Jazz show they have the ability to test Stephen Curry

SALT LAKE CITY -- In losing to the Golden State Warriors 103-96, the Utah Jazz did all they could. Again, they showed an ability to test the reigning MVP.

Stephen Curry entered this game averaging 18 points on 39.1 percent shooting against Utah in three games this season. Warriors coaches have a refrain when it comes to these kinds of stats: Sometimes Steph just misses. As in, the defense is ancillary when it comes to Curry's production. He'll loft it over whoever or whatever happens to be in his path. And there's some credence to that argument. With defenses keyed on his every move, Curry went until March 20 this season before finally suffering a blocked 3-pointer.

Curry's exploits don't actually exist in a vacuum, though. A well-executed defensive plan can tilt the odds from "death" to "survivable burn, thanks to a body cast." When healthy, the Jazz boast the ability to best curb basketball's most inexorable force. Simply put, Utah has the defensive talent well suited to switching screens on Curry.

And they deployed just that Wednesday night, sending waves of bigger defenders in Curry's direction whenever Golden State attempted to carve out space for its superstar. And Curry, in between incredible 3s, looked human at times.

There's another saying opposing coaches use when discussing Curry -- a cliché at this point: You have to make him work. And he was impressive, as per usual (31 points on 23 shots). The easy stuff wasn't allowed, though. When he drove away from that pressure, the imposing Rudy Gobert was there, draping the paint. Curry missed six shots in that area, the majority of which with Gobert's shadow threatening.

A seemingly exhausted Curry missed a 3-pointer, and ceded a turnover in crunch time of regulation. Utah's strategy had paid off, and the Jazz were well positioned to win -- that is, until Shaun Livingston saved the game out of the sky, and passed it back to Klay Thompson for a tying 3.

Golden State's savvy was on display in that play and in the one that followed. Down three, 24 seconds left, with the Jazz switching every screen, the Warriors opted to take advantage of Utah's intense focus on Curry. Thompson jogged up to Curry as though to set a pick, then suddenly veered away from the action, out into the clear. In slipping the screen, Thompson had gained an open opportunity to tie it up. "We knew they were going to switch so, it's tough to guard that slip when they're expecting a screen," Thompson said. "That's what we thought. Coach [Steve] Kerr drew up a great play."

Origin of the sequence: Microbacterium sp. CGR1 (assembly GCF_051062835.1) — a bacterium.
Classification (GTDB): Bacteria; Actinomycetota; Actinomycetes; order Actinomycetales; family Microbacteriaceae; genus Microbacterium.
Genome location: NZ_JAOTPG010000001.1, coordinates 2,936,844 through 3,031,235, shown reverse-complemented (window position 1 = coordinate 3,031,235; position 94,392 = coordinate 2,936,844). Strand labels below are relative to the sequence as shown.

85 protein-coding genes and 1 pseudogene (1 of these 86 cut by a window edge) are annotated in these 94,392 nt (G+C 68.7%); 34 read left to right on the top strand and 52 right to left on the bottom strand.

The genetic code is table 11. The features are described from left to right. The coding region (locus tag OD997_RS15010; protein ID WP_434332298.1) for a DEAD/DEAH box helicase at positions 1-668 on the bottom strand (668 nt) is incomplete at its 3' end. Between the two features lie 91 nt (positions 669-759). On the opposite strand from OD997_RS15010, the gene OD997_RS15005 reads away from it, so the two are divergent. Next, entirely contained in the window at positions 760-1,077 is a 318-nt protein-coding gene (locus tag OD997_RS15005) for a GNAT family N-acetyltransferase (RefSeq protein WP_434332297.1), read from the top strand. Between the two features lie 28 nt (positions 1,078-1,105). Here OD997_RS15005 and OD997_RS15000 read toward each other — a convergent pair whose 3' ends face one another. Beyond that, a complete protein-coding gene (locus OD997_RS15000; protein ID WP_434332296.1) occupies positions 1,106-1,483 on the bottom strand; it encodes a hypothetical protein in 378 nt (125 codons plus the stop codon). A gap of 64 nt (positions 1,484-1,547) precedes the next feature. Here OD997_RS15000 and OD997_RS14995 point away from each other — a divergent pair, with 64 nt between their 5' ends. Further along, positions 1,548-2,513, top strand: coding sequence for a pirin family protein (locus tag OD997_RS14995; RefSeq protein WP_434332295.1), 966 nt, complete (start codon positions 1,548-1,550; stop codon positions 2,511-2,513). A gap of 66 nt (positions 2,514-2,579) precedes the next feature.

Thompson missed the shot, but in getting that open, had drawn a help defender out to the perimeter. Livingston took advantage of the destabilized defense, snagging an offensive rebound and shoveling the ball back to Thompson for redemption. This attempt hit. "If I [missed again] I would have been sick with myself," Thompson said. The score was tied, thanks in large part to Curry's decoy threat. The Jazz had done a fantastic job pressuring Curry, right up until that point where the pressure betrayed them.

The next, final possession of regulation featured Golden State's defensive acumen -- Draymond Green's specifically. The Warriors wanted Green on whoever was taking Utah's final shot. The Jazz preferred targeting Curry on the final shot. If you watched the play, away from the ball, you could see Green and Curry in some nifty choreography. They made the Jazz think Curry was defending Utah guard Shelvin Mack, only to spring Green on Mack as he ran up to get the ball. Green said, "If you saw it, I was just playing center field waiting for whoever to go up because I switched with Steph. Coach Kerr told me, 'We want you on whoever's setting the pick.' " That plan worked out, as Green chased a frantic Mack away from the hoop, before finally snuffing his jumper.

It's notable that Golden State wanted Green guarding a point guard at the end, as he'd done yeoman's work for much of the game, defending Gobert. Green can do a little bit of everything in a pinch. Subjectively, he tends to do it best when it matters most.

The same can be said for a Golden State team that has had a penchant for closing out close games (28-2 in games that enter crunch time, according to NBA.com stats). It was more difficult Wednesday night, at altitude, on a back-to-back, getting to the team hotel at 2:45 a.m., lacking Andre Iguodala and Festus Ezeli. Good shots weren't easy to come by in a playoff atmosphere on the road. Win No. 68 was illustrative of the season Golden State has had, and a testament to its perseverance. Where other teams would falter, they tend to come through. The Warriors are often tested but almost never fail.